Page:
To assist in amino-acid nutritional therapy, the use of a multi-vitamin/mineral formula is recommended. Many vitamins and minerals serve as co-factors in neurotransmitter synthesis. They also serve to restore general balance, vitality and well-being to the reward deficiency syndrome (RDS) patient who typically is in a state of poor nutritional health. The utilization of GABA is limited due to its polar nature and ability to cross the blood brain barrier and glutamate is used in a low level only to prevent over-inhibition of enkephalin breakdown and subsequent inhibition of gabaergic spiny neurons of the substania nigra.
 As early as 2008 XV World Congress of Psychiatric genetics held in New York City, a number of new gene loci presented at the congress included: Nosl exon lf-VNTF; NTF3; CNTFR; NTRK2; rs2242447 (noradrenergic transporter gene); HTR1B; beta-tubulin 111; MAP2; ADRA2A; and linkage to chromosome 3, 9, and 16 among others. Many of these risk alleles have been incorporated in the panels of the present invention.
Novel Nutrigenomic Investigations
 Attention Deficit-Hyperactivity Disorder (ADHD) is a serious neuropsychiatric condition that affects approximately 8.7% of the adolescent population [Visser 2014 ] and 4.4% of the adult population [ Kessler 2006 ] in the United States. The world-wide prevalence of ADHD is estimated at 5.29% [Polanczyk 2007] The disorder is characterized by impairments in attention, self-regulation (hyperactivity-impulsivity) and executive function [ Barkley 1997], as well as problems with working memory (WM) [ Barkley 1997, Alderson 2013; Lenartowicz 2014] These impairments cause significant underachievement in academic, occupational and interpersonal areas of life [Weiss 1993]
 Prior research has focused on the contribution of neuroanatomic, neurotransmitter and genetic mechanisms to the pathophysiology of ADHD. Neuroimaging research reveals that ADHD is associated with dysfunction in prefrontal, cingulate and striatal brain regions [Bush 1999; Bush 2005 ].
 Bledsoe et al. [ Bledsoe 2013] using MRI, reported that ADHD children had reduced right, rostral anterior cingulate cortical thickness, which correlated with parental-teacher reports of the severity of their ADHD symptoms. Thus, children with thinner cortical tissue were rated as having more severe ADHD symptoms. These findings are consistent with Makris et al. [ Makris 2007], who used structural MRI and found cortical thinning in the attention and executive function network of ADHD adults. They noted reduced cortical thickness in the right dorsolateral prefrontal, anterior cingulate and inferior parietal areas.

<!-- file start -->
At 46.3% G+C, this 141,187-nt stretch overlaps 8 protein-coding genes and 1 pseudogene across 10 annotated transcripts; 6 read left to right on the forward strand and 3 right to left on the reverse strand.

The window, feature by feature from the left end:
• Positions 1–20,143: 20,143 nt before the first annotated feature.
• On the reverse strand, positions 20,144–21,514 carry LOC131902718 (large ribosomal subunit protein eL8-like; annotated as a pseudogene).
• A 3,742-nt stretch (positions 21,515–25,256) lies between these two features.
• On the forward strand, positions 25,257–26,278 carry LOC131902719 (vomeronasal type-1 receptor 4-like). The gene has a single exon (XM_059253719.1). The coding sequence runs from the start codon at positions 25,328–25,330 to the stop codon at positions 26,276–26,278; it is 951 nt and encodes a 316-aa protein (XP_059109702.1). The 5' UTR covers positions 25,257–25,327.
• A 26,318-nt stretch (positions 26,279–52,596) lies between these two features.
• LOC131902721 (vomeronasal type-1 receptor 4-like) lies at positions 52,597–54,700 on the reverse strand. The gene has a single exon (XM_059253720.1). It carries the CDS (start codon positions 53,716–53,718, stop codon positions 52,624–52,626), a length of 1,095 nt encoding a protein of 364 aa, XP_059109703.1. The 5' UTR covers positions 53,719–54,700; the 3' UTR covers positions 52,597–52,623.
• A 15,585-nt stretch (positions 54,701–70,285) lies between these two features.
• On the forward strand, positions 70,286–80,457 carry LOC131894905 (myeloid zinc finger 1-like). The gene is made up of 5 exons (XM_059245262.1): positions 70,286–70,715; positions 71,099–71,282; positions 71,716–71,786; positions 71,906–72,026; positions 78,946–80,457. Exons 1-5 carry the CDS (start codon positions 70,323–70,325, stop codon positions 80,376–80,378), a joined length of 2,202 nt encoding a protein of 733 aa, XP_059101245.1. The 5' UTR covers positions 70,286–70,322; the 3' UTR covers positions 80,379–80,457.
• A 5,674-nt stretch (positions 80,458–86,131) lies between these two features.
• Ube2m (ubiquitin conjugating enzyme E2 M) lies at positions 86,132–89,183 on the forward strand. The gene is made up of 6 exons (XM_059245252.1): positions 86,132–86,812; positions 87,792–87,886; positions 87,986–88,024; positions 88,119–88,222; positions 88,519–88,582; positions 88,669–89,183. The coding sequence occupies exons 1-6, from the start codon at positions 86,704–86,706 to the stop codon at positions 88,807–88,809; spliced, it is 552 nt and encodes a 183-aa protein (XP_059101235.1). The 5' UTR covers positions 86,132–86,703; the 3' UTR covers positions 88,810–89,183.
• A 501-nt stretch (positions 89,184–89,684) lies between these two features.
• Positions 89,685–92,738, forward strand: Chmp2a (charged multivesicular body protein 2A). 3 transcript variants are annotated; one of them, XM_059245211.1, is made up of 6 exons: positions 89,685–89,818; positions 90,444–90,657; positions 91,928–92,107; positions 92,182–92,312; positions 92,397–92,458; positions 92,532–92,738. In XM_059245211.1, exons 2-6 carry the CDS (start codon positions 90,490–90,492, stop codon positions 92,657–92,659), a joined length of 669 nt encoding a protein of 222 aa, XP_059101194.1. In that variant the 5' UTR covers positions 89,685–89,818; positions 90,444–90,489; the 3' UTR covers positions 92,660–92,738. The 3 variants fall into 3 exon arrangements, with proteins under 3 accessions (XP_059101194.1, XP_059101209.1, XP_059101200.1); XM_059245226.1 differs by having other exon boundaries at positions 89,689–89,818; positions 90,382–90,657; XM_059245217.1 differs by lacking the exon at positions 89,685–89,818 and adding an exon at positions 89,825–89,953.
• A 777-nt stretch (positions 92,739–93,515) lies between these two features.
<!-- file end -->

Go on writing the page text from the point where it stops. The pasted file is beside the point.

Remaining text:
Dopamine (DA) neurons project from the substantia nigra to the basal ganglia, and support motor function, and they also project from the ventral mesencephalon to the forebrain, and play a vital role in motivation, reward, learning and WM [ Girault 2004] Synaptic levels of dopamine are influenced by the dopamine transporter (DAT), a protein that removes dopamine from the synapse and absorbs it into the presynaptic neuron. DAT density was 70% greater in adults with ADHD, compared to controls [Dougherty 1999], which was consistent with lower post synaptic levels of dopamine in ADHD. Using Single Photon Emission Computerized Tomography (SPECT), with ([Tc-99m]TRODAT-l), a radio-ligand specific forO the dopamine transporter, researchers demonstrated that treatment with methylphenidate reduced DAT receptor binding sites which produced clinical improvement in ADHD adults [Dresel 2000]
 These researchers also reported increased striatal DAT receptor binding, in adult ADHD, which was reduced by methylphenidate treatment. [Krause 2000] Volkow et al. [Volkow 2001], working with Positron Emission Tomography (PET) and [1 lCjraclopride, a D2 receptor radio-ligand, and normal participants, demonstrated that oral methylphenidate increased extracellular dopamine in the brain. This is significant in light of the ability of methylphenidate to block the dopamine transporter and amplify the effect of dopamine in supporting attention [Volkow 2001] Notably, Badgaiyan et al. [Badgaiyan 2015] in a PET
study reported that ADHD adults have reduced tonic (resting) release and increased phasic, task-related release of dopamine in the right caudate nucleus. The increase in phasic DA release may compensate for the reduced tonic baseline, as may be needed, in ADHD. These studies collectively support the role of dopamine dysregulation in the pathophysiology of ADHD.